Side of a building lit up with an American flag.

On our last day in the City, we enjoyed an evening on Broadway where we saw a fabulous performance of Wicked. We ended the night with a stop in a nearby deli for some authentic New York cheesecake before boarding the subway and bidding adieu to the city. We found the Times Square Subway Station to be as busy at 10 PM as it was at noon, and the character of it's clientele was as vibrant as the lights outside. As our train made it's way downtown, the crowds began to diminish at each stop until finally we were the only people remaining. I looked into the adjacent cars and realized we were completely alone on the subway in New York. It was equally thrilling and terrifying at the same time. I mean, when are you ever completely alone in Manhattan? But at the same time I couldn't help but remember every single scary movie I have ever watched about New York, and they all start with someone completely alone in the wrong place.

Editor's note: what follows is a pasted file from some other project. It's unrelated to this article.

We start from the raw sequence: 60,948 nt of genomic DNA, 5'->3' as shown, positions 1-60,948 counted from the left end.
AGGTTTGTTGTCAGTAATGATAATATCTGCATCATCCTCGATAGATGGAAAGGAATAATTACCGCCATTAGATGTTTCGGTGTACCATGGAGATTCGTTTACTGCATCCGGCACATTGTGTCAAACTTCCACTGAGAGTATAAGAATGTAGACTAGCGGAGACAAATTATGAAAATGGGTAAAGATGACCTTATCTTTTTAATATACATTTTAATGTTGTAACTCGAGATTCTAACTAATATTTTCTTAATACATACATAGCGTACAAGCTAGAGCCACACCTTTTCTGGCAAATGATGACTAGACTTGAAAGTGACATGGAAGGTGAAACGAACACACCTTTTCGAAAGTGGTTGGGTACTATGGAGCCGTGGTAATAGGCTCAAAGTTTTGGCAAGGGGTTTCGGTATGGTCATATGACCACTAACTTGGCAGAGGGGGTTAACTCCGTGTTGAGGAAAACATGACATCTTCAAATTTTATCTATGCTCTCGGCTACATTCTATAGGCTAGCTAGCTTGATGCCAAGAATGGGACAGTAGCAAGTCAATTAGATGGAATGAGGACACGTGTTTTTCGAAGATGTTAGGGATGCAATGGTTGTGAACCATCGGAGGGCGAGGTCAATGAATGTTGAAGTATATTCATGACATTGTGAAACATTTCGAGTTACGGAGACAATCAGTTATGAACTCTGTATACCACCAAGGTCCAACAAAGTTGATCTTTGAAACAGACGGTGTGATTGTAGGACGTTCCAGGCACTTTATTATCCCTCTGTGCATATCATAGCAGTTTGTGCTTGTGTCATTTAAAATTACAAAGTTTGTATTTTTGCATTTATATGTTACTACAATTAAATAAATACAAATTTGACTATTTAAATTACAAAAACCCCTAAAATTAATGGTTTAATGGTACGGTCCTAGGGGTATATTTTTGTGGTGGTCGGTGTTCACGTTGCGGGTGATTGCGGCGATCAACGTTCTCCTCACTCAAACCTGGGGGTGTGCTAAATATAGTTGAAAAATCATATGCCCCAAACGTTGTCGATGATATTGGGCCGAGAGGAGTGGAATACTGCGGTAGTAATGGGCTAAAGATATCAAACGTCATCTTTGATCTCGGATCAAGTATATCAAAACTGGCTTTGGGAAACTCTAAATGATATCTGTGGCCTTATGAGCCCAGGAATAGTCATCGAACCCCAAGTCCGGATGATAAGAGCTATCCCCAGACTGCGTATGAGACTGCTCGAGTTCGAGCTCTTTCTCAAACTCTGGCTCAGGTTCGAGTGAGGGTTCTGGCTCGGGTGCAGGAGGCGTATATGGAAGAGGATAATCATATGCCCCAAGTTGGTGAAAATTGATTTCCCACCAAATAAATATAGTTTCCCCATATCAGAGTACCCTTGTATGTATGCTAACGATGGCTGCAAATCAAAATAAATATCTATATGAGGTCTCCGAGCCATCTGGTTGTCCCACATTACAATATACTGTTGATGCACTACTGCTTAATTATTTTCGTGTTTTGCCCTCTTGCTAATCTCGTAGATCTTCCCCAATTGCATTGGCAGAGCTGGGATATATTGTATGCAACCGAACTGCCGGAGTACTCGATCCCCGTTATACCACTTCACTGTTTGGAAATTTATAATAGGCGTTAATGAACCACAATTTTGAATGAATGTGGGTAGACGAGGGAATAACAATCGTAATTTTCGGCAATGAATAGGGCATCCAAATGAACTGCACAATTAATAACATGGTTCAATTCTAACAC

The remaining 10 minutes it took to get to our stop seemed to take an eternity. Twice I am almost sure I could hear the scary music that plays right before something really bad happens in a movie. Finally the announcement for our stop echoed throughout our empty car and we emerged once again from the bowels of the city up into the financial district.

Two ladies on their way up an escalator in the subway.

With the help of our iPhones, we quickly navigated the deserted streets back to the ferry terminal, but as we rounded the corner to the entrance, my heart leaped into my throat. The terminal was dark and the gates were locked up tight for the night - we had missed the boat. A thousand thoughts raced through my mind all at once. How much would a cab cost from New York to New Jersey? Where are all the cabs - we had been walking for 10 minutes and not passed a living soul. Are we safe? Where are all the people Now what? Fortunately for me, Peter is a man of action and was already leading us to a well lit street. We turned a corner and found a very nice hotel with a bell man outside. He was extremely helpful and recommended a private car service called Go Green that happened to have just dropped off a client and was waiting outside for his next fare. The driver was absolutely wonderful and took us all the way to our RV in Jersey City for only $36 - just a little more than the ferry cost.

With three days of adventures behind us we stumbled back into Winnie the View, tired, content and ready to crawl into the warm comfort of our own beds. Home sweet home never felt so good. Who knew that our time in the Big Apple would be so much fun. Thanks Abby for the great adventure.

(Learn more about the Holcombes by clicking here)